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# maths: probability

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(i) how many different poker hands can be dealt to a player?

(ii) how many hands include the Ace of spades?

(iii) how many hands do not contain include the ace of spades?

(iv)how many hands include all 4 aces?

(v) how many hands contain exactly 3 aces?

so i know that there are 52 cards in a pack and that a poker hand is 5 cards, so the answer to (i) is 52 choose 5 52C5 , using the calculator i get 2598960.

and i know that there is only one ace of spades in a pack of cards but i'm not quite sure how to work out part (ii) and if i knew the answer to this then obviously i could work out the answer to part (iii)

could anyone give me a bit of help please? thanks.

Edited by amy
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Since the ace of spades must be in the hand, the number of cards left to deal is one smaller, as is the number of cards left in the deck.

Edited by John
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wikipedia has a great page on poker probability - although it might be best to work thru the problems yourself before turning to the answers

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You have 52 cards for the first card. How many for the second? How many for the third, forth, and fifth?. Multiplying those will give you the correct (I). For (ii) you'll need to figure out P(A1vA2v...vA5) then multiply by the total number of hands. From that number, (iii) should be easy. The last ones are similar reasoning.

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You have 52 cards for the first card. How many for the second? How many for the third, forth, and fifth?. Multiplying those will give you the correct (I).

Surely that would give you the number of unsorted poker hands? It is normally assumed for questions like this that 10spades 4diamonds Jackhearts 5 clubs 5spades is the same hand as 4diamonds Jackhearts 5 clubs 5spades 10spades.

52 Choose 5 (which I believe is the correct answer) is 52! divided by 47! and 5! ie (52.51.50.49.48)/(5.4.3.2.1). The division by 5! removes the hands which are the same cards in different order.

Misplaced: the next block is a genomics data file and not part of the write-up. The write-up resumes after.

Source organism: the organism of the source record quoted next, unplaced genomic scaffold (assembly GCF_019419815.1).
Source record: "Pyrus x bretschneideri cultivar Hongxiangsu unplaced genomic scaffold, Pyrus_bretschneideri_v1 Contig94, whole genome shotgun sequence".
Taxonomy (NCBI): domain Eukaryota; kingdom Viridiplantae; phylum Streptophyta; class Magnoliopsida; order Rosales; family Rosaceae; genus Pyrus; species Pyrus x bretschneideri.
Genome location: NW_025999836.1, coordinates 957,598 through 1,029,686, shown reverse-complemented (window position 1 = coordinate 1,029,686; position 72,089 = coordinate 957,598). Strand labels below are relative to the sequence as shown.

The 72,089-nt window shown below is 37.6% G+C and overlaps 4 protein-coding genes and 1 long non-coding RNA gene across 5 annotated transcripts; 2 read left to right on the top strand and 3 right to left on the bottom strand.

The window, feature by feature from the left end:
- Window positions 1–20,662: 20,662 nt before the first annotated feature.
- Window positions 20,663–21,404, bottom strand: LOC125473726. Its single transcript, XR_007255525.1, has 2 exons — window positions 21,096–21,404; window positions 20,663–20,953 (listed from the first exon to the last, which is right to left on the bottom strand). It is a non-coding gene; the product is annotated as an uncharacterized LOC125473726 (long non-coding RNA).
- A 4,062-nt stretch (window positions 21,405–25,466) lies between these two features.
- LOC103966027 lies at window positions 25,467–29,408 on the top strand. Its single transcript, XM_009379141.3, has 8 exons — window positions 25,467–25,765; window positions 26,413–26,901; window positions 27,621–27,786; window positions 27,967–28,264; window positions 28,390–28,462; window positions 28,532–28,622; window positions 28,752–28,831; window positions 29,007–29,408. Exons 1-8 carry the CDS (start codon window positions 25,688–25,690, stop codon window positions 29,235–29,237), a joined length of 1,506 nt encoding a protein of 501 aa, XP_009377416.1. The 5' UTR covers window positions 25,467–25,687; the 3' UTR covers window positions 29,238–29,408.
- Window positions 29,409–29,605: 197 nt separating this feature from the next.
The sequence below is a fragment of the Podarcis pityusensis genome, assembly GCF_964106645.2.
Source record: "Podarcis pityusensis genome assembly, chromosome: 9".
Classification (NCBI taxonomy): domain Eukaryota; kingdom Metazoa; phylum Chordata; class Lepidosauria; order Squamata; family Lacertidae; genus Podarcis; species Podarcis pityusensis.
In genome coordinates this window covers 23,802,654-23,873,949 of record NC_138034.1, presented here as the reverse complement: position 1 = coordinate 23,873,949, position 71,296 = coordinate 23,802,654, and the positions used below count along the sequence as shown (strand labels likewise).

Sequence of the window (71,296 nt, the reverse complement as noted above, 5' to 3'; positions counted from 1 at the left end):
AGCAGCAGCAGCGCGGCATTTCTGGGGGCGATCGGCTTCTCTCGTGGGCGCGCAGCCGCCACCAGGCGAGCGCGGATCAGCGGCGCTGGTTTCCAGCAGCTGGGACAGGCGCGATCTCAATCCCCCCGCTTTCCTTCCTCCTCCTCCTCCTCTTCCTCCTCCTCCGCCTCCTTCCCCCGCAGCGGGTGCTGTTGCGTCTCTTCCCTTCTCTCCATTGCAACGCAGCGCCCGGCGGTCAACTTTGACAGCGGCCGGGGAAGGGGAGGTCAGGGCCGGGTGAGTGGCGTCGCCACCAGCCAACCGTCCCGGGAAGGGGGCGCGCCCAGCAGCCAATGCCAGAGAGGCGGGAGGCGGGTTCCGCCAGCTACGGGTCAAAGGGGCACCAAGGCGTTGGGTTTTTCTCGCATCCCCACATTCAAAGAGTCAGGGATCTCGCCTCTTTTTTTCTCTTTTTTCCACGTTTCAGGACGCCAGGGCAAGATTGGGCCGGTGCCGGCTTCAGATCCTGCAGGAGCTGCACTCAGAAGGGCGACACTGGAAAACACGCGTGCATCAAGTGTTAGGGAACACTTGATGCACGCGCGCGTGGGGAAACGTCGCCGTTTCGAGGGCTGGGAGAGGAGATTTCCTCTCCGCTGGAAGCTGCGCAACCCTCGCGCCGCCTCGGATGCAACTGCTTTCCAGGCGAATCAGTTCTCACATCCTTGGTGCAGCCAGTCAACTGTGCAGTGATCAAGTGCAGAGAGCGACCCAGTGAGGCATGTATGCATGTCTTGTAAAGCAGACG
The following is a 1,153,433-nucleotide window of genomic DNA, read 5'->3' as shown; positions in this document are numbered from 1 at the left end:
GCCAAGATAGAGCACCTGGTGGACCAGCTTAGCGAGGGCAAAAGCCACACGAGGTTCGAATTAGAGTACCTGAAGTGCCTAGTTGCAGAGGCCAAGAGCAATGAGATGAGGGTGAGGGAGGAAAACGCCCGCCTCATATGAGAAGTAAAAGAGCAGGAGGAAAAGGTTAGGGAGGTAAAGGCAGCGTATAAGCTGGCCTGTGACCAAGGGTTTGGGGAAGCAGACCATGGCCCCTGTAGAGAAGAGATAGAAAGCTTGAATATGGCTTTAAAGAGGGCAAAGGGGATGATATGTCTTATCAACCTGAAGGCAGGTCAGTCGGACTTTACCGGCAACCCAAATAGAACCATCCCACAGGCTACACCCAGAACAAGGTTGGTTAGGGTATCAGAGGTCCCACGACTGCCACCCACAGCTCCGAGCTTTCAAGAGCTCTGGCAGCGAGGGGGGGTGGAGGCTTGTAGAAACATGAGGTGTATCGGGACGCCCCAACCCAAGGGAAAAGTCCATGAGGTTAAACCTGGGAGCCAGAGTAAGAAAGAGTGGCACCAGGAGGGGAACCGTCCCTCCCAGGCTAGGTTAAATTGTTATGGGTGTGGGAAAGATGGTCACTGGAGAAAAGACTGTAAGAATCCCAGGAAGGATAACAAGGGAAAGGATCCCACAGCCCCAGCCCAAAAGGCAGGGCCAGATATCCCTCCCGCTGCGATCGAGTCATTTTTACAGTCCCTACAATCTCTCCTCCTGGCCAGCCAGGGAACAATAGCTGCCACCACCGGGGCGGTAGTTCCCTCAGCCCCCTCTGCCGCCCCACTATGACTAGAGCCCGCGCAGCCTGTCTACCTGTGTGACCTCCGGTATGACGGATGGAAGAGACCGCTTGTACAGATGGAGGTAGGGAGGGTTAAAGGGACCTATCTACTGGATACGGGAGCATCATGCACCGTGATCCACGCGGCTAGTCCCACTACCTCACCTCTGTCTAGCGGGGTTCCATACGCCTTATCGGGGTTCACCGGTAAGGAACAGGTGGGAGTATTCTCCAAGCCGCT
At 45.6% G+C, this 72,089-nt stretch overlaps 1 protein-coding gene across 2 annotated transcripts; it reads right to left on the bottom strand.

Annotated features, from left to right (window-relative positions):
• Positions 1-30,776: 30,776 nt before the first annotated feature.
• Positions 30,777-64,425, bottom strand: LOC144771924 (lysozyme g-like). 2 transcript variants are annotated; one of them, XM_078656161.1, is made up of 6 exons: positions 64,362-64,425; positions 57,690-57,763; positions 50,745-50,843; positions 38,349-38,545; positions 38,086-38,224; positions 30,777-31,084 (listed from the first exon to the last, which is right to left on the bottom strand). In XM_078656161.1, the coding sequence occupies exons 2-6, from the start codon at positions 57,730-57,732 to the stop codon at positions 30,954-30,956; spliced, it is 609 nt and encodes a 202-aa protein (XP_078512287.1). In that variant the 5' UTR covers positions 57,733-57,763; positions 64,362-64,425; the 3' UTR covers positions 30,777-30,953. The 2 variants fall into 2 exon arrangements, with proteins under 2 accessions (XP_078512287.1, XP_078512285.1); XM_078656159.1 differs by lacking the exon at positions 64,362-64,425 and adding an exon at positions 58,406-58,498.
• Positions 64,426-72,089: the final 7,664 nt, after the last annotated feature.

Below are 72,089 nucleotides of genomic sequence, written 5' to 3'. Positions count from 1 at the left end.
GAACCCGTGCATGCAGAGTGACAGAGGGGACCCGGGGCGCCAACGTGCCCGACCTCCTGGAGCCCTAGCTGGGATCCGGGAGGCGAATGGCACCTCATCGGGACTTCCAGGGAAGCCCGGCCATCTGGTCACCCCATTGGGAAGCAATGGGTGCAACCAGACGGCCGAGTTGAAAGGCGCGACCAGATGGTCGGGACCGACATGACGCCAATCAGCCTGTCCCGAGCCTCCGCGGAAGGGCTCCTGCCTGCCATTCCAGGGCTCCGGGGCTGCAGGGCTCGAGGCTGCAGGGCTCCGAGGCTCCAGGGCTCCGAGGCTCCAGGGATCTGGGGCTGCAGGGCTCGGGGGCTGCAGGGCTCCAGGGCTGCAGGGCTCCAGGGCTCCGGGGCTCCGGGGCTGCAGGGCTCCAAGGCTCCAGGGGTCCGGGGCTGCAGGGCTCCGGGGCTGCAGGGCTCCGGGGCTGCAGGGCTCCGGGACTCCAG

For (ii) you'll need to figure out P(A1vA2v...vA5) then multiply by the total number of hands. From that number, (iii) should be easy. The last ones are similar reasoning.

On similar reasoning I would say two is 51choose4 - ie, as John said above, how many ways can you accompany the ace of spades

edit or maybe 51choose4 divided by 5 for the ace of spades

second edit - actually I will stick to my first.

I think part 3 is easier than part two. If the number of hands of a 52 card pack is 52C5 - then what is the number of hands of a 51 card pack? Part two is the complementary hands to part 3.

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Surely that would give you the number of unsorted poker hands? It is normally assumed for questions like this that 10spades 4diamonds Jackhearts 5 clubs 5spades is the same hand as 4diamonds Jackhearts 5 clubs 5spades 10spades.

52 Choose 5 (which I believe is the correct answer) is 52! divided by 47! and 5! ie (52.51.50.49.48)/(5.4.3.2.1). The division by 5! removes the hands which are the same cards in different order.

On similar reasoning I would say two is 51choose4 - ie, as John said above, how many ways can you accompany the ace of spades

edit or maybe 51choose4 divided by 5 for the ace of spades

second edit - actually I will stick to my first.

This is all correct (I'm assuming we're assuming amy's already figured out her answers, since we're freely discussing the specific solution). More completely, we know one card has to be the ace of spades. We can either conceptualize that as the equivalent of removing the ace of spades from the deck and calculating the number of four-card hands we can get from the remaining cards, which is C(51,4), or be fancy and multiply the number of ways to choose the ace of spades by the number of ways to choose the other cards, i.e. C(1,1)C(51,4). The latter method is especially useful for number 5

I think part 3 is easier than part two. If the number of hands of a 52 card pack is 52C5 - then what is the number of hands of a 51 card pack? Part two is the complementary hands to part 3.

Yeah, I was going to mention in my earlier post that starting with number 3 might be easier, but decided to relegate that to a later post if the OP didn't mention it herself. It's sad how many times I've gotten caught up trying to directly calculate some hairy combinatorics or probability result in situations where simply subtracting a previous result from the total (or 1) would give the correct answer much more easily. But that comes with being a derp, I suppose. :[

Edited by John
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As a fellow derp - I will admit that I only realised after the fact.

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